That pretty much sums up Charles’s attitude to life: if he isn’t involved in something, how important could it be? An intergalactic explosion, the defection of a political leader, the extinction of the human race – irrelevant when compared to the prospect of watching Charles slog through the snow in an old pair of cross-country skis.
At the top of the hour, Charles treks up 17th Street, using the narrow tracks from his descent as his guide, and turns around when he reaches his self-proclaimed starting point. I call into the bridge in New York, where I hear Bridget, The Morning Show’s co-ordinating producer, moan at the sight of Charles on her preview screen.
‘Is Charles really wearing skis?’ she asks.
I sigh into the phone. ‘Yes. Unfortunately.’
‘Sydney . . .’
‘It wasn’t my idea – I told him not to do it.’
Bridget clicks her tongue and doesn’t say anything. She knows it wasn’t my idea. I’m Square Sydney. Skiing live shots are not part of my vocabulary.
I hold my phone to my chest and yell up to Charles. ‘Five minutes!’
Tony finishes adjusting the camera. ‘Can you believe this guy? What a clown.’
Thirty seconds before we go live, Charles rubs his skis back and forth into the ground, as if he’s Bode Miller, preparing for the downhill race of his life. Every Olympic season, Charles catches Olympic fever something fierce, and this past year was worse than most. For years, he has been angling to travel to the main event as part of the network team, and for years, including the last one, he has been passed over in favour of another reporter. I’m sure these skis are his way, however small, of throwing up a symbolic middle finger at the network executives for having left him in Washington.
‘That’s right, Diana,’ Charles says, staring into the camera as he pushes off from his perch just below M Street. ‘This was how I got into work today – pushing my way through the snowdrifts that have brought the city to a crippling standstill.’
As Charles speaks to the camera and, by default, our anchor Diana Humphrey, he picks up speed as his skis lock into the tracks made by his prior descent and ascent. He builds up momentum until, much to the surprise of both him and our viewers, he is moving at quite a clip, flying towards the camera, his eyes wild with terror. He stabs at the ground with his ski poles, but the mountains of snow lining the sidewalk rip them from his hands and he loses them.
‘Please fucking tell me he knows how to stop,’ Bridget yells into the phone, which is pressed tightly against my ear.
I wish I had an answer for her, but I’m too busy watching Charles panic as he realizes he’s heading straight for the camera.
‘. . . and as you can see, it’s pretty treacherous out here . . .’
He is fifteen feet away from the camera now and shows no sign of stopping. He continues to fly towards Tony, his arms flailing at his sides as he tries to keep his balance, his knees turned inwards as he tries to bring himself to a halt. It worked earlier, but it isn’t working now, not when his skis are stuck in the grooves of his track marks and he’s coming at us like a freight train. When he is only a few feet from me and Tony, he surrenders and throws his arms over his face in a brace position.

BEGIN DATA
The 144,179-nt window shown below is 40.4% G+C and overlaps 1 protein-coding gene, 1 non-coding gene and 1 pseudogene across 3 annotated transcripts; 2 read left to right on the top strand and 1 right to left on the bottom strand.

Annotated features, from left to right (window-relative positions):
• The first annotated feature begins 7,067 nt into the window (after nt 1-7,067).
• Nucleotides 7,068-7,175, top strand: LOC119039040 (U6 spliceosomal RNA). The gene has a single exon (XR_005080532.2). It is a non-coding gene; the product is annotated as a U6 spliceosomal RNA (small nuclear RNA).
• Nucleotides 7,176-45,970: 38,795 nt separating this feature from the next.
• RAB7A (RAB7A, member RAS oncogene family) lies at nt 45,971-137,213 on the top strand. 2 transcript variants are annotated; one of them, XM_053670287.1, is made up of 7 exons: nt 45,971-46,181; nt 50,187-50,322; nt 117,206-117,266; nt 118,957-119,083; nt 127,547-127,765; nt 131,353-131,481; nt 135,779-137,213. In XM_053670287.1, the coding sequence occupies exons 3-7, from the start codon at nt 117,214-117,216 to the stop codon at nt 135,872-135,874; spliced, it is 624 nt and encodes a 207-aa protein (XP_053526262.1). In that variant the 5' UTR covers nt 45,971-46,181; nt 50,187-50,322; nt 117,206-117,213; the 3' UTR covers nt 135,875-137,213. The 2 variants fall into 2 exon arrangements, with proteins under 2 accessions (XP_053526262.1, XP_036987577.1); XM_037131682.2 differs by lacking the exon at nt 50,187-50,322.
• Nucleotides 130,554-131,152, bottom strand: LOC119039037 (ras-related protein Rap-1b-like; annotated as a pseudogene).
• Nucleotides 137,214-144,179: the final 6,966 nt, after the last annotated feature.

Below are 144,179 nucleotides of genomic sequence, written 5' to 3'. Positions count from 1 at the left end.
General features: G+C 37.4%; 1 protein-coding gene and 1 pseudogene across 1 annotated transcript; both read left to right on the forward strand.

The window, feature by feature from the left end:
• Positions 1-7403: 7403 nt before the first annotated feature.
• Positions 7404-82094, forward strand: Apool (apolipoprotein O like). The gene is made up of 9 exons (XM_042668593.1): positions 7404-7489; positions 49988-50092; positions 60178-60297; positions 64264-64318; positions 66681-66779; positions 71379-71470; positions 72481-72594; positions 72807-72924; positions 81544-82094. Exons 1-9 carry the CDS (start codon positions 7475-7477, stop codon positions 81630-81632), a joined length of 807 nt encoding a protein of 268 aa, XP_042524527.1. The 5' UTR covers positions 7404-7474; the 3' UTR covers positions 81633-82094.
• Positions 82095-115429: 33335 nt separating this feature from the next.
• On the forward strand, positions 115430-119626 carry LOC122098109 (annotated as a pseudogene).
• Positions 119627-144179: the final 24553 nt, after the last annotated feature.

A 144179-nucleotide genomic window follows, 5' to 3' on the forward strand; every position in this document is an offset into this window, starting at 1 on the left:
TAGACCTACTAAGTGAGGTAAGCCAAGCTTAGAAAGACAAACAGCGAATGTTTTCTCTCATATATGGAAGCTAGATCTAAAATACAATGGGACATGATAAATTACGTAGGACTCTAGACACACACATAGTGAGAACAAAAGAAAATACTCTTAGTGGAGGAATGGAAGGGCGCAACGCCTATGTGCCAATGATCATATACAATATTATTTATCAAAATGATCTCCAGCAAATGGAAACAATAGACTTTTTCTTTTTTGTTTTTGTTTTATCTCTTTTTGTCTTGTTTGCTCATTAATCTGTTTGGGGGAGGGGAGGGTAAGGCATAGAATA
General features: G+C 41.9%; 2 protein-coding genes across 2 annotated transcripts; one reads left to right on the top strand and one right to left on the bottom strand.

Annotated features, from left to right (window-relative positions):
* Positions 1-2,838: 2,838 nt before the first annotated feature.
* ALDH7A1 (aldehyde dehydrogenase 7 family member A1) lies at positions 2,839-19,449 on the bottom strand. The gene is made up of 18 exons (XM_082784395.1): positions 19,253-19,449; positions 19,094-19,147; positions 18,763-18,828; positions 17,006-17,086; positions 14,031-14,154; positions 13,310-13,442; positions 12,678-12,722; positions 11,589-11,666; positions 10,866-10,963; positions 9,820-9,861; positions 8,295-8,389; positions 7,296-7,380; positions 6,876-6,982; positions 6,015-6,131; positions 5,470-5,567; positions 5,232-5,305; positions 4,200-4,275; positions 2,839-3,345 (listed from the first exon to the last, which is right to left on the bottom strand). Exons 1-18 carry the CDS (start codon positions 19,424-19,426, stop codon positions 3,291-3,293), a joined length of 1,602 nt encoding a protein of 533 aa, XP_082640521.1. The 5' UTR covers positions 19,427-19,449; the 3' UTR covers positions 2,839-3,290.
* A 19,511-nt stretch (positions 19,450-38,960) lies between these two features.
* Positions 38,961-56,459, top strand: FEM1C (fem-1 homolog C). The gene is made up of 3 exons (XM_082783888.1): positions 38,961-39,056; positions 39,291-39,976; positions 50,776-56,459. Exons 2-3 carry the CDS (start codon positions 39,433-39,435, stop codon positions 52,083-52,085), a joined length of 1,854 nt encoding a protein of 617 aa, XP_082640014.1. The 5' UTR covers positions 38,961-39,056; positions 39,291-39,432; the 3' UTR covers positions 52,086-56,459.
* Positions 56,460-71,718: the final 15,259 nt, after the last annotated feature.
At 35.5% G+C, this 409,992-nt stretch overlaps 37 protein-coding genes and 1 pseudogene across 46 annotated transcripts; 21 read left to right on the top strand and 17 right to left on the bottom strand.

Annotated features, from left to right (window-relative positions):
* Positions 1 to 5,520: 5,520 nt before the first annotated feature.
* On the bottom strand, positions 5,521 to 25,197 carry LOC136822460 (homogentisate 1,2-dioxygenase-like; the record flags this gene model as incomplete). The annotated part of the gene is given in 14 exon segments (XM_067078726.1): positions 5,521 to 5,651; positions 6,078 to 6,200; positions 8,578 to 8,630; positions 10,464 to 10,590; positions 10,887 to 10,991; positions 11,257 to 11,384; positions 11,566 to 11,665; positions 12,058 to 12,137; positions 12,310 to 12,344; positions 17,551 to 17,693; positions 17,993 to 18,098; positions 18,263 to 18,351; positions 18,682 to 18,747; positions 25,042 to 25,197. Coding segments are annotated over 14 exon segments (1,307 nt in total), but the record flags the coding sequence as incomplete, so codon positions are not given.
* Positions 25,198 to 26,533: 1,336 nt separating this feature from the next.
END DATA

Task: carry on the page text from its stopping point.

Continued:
‘Oh, Jeez!’ he yells, as he crashes full-force into the camera. Tony and the tripod go tumbling to the ground, and Charles lands on top of them.
It’s just the sort of jackassery I’ve come to expect from Charles, and if past is precedent – and I believe it is – this will all be my fault.
The Stall of Second Chances (aka A Second Bite at the Apple) is a story about love, choices, and second chances in the internet era, at a time when our past is written in ink, not pencil, and when the decisions we make today can ripple far into the future.
Sydney Strauss is obsessed with food. Not just with eating it – though she loves that too – but with writing about it as an aspiring cookery reporter. But food journalism jobs are more coveted than cupcakes, and so Sydney is stuck working for one of TV’s biggest egomaniacs – until she’s left scrambling for shifts at the local farmers’ market.
Selling muffins at the Wild Yeast Bakery is hardly going to make her the next Nigella. But soon Sydney is writing the market’s weekly newsletter, and her quirky stories gain attention from a prominent food columnist. After years of being left on the shelf, she’s even dating again. And then Sydney gets a shot atthe story, one that could either make her career or burn it to a cinder – along with her relationship and her reputation…
Dana Bate is an award-winning journalist and author of the novels A Second Bite at the Apple (published in the UK as The Stall of Second Chances) and The Girls’ Guide to Love and Supper Clubs (published in the UK as The Secret Supper Club). She hopes her third book will have only one title. She likes to dream big. Her writing has appeared in numerous outlets, including McSweeney’s Internet Tendency, Culinate, Table Matters, and Smithsonian.com. Dana has worked as a Washington, DC-based field producer and on-air reporter for the PBS Nightly Business Report, where she won the prestigious Gerald Loeb Award for a series she produced on the Indian economy. As an undergraduate, she studied molecular biophysics and biochemistry at Yale University. When she isn’t writing, she can usually be found in her kitchen, whipping up a new recipe from her extensive cookbook collection. She currently lives outside Philadelphia with her family.